Hot out of the oven farinata is probably one of the best tastes that can instantly throw you back to Ligurian province of Italy.
But not only there. Farinata, cecina or torta di ceci [che-chee] is also widely popular in Tuscany, north-west of Sardinia (called “fainè”), island of Corsica and even French Riviera where it’s known as “socca”.
One of the legend says that it was originated in 13th century in Genova by an utter mistake.
In 1284 Genovese fleet returning with a victory from the battle with Pisa encountered rough seas and had been in a stormy weather for several days. The seawater seriously damaged the hold: bags with chickpeas were softened, a couple of barrels of olive broke down and all resulted in a mashed puree.
As the food became scarce everybody was forced to it what had been left. But some Pisans refused to eat it and left the pottage in the bowls. As the weather improved the contents of the bowl had dried out in the sun.
Hungry and exhausted they tried the dried meal and were astonished how good it was.
Since that time the recipe was improved and adapted and this is how we know it today.
Quickly baked in burning-hot wood ovens in shallow copper or aluminum pans farinata is far from a noble meal. But once you try it, it will become your favorite Italian “street food”.
Custardy and soft on the inside, golden brown with crispy edges on the outside it conquered a lot of big eaters and I’m sure once you try it you’ll be conquered as well.
You’ll need only 3 ingredients to make it.
Chickpea or Garbanzo Flour is the main ingredient and it’s highly recommended you use a quality fine-grind flour for the ultimate taste and texture. Hard to find stores you can easily get it online or check local Asian markets, they’re sure to have it.
To make the best farinata you should only follow two rules: give enough soaking time and make sure the oven is really hot.
And there you have it, Italian Farinata as Romans knew it.
But before you get to the recipe, I want to share with you my personal discovery to making out THE BEST of homemade farinata.
Use a preheated cast iron skillet pan as described in the recipe.
The pan should be really HOT when you pour in the batter. This helps farinata to brown nicely at the bottom like if were using a wood oven. It also helps easier remove it from the pan (just let it sit for a few minutes when you pulled it out of the oven).
Cecina or Farinata – Ligurian Chickpea FlatbreadPrint Pin Rate / Comment
- 1 cup chickpea flour , approx 100g
- 1 ¼ cup water , approx 300 ml
- 2 tbsp extra virgin olive oil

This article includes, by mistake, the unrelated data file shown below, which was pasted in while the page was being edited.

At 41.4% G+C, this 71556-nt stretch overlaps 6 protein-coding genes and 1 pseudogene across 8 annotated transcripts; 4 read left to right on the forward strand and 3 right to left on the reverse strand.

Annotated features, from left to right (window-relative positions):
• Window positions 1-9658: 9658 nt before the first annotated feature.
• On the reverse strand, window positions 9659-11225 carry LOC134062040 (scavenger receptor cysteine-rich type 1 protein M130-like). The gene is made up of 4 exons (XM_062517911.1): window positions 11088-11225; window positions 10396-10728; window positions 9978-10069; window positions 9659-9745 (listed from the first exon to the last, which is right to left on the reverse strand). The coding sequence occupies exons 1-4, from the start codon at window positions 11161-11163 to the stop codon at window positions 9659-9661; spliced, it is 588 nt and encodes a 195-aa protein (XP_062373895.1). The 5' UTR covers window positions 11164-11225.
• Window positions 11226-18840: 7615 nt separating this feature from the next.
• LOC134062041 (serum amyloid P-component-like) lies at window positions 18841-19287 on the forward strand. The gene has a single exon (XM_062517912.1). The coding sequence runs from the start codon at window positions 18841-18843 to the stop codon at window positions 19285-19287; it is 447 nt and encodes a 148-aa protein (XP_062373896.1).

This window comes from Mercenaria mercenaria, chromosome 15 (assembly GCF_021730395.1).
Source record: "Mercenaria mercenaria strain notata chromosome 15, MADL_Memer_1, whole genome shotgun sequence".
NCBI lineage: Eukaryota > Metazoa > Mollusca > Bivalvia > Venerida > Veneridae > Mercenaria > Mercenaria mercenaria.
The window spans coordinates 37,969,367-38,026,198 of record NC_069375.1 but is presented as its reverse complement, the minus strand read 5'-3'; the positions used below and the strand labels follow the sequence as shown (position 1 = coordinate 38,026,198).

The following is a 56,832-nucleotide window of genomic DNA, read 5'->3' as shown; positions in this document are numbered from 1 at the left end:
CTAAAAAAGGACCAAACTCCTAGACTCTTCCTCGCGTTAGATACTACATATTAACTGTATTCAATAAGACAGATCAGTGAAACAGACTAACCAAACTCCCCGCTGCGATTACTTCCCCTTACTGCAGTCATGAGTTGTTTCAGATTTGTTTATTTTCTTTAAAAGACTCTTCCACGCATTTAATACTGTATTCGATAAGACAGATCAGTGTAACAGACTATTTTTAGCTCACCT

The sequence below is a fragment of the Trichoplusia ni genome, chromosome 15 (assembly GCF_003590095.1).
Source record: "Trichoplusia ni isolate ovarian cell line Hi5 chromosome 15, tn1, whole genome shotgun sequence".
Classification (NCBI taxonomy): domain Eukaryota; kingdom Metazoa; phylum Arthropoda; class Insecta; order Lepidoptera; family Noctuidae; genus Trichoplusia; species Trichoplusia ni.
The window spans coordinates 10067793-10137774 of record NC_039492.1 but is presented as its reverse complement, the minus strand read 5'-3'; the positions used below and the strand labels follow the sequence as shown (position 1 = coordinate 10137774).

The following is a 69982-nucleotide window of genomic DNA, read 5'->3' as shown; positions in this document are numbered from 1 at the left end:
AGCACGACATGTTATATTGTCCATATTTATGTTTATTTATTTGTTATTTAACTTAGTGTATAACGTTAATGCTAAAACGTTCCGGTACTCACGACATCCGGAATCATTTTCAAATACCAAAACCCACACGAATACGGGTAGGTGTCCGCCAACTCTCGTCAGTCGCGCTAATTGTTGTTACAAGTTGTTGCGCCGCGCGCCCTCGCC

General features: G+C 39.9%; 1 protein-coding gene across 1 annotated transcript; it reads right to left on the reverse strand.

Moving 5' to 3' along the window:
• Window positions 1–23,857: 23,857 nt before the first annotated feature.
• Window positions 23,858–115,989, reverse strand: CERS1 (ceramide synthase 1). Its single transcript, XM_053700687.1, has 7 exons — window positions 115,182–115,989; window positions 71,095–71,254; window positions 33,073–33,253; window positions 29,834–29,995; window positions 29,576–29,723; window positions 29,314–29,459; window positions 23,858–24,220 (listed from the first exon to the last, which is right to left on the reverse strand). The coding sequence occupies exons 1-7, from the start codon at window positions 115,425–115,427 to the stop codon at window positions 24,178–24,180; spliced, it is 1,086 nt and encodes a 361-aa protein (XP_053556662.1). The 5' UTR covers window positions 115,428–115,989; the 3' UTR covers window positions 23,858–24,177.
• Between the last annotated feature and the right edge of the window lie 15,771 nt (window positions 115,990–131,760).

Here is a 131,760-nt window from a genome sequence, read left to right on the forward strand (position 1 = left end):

- Salt to taste
- Freshly minced black pepper
- Cast Iron Skillet Pan (BEST)
- Classic Even Heating Aluminum Pan
- OR Non-Stick Pizza Pan
- In a mixing bowl add chickpea flour and gradually start adding water. Whisk well until the batter is smooth with an even consistency and without lumps.
- Cover the bowl with a plastic wrap and let it sit for at least 5 hrs. Better yet, leave it at a room temperature overnight. Otherwise you risk getting a grainy texture instead of creamy and custardy.
- Preheat the oven to 500F.
If you’re using a cast iron skillet place it in the oven as well.
- Skim off any foam that could have formed on the surface of the batter and whisk well after that.
You’ll notice how creamy and smooth the batter had become, especially if you let it rest for a longer time and allowed the flour to absorb as much liquid as it needed.Add 1 tbsp of olive oil and salt to taste. Stir well.
- Once the oven is preheated to the right temperature, spread remaining tablespoon of olive oil over your preheated cast iron skillet or pizza pan. Pour the batter into the pan.Using a fork stir gently the olive oil on the pan to create an even and well diffused texture.
- Carefully place the pan in the oven and cook for 10 minutes. After that turn the oven to broil and cook farinata for another 10-15 minutes until golden brown.
- It tastes best when seasoned with freshly ground black pepper and a few pinches of salt.
If you were wondering what farinata can be served with – here’s my honest answer.
Farinata is a complete meal in and of itself. I usually make it for snack or as a hot appetizer before dinner. Believe it or not most of the time it doesn’t even get to the serving plate!
BUT if you’d like to jazz it up a little, serve it with a simple mixed green salad on the top or caramelized onions with goat cheese. Sauteed garlic spinach could be a great compliment to a freshly baked farinata as well.
Seriously, you just cannot go wrong with it. So go with whatever floats your boat AND let me know if the comments below what that is 🙂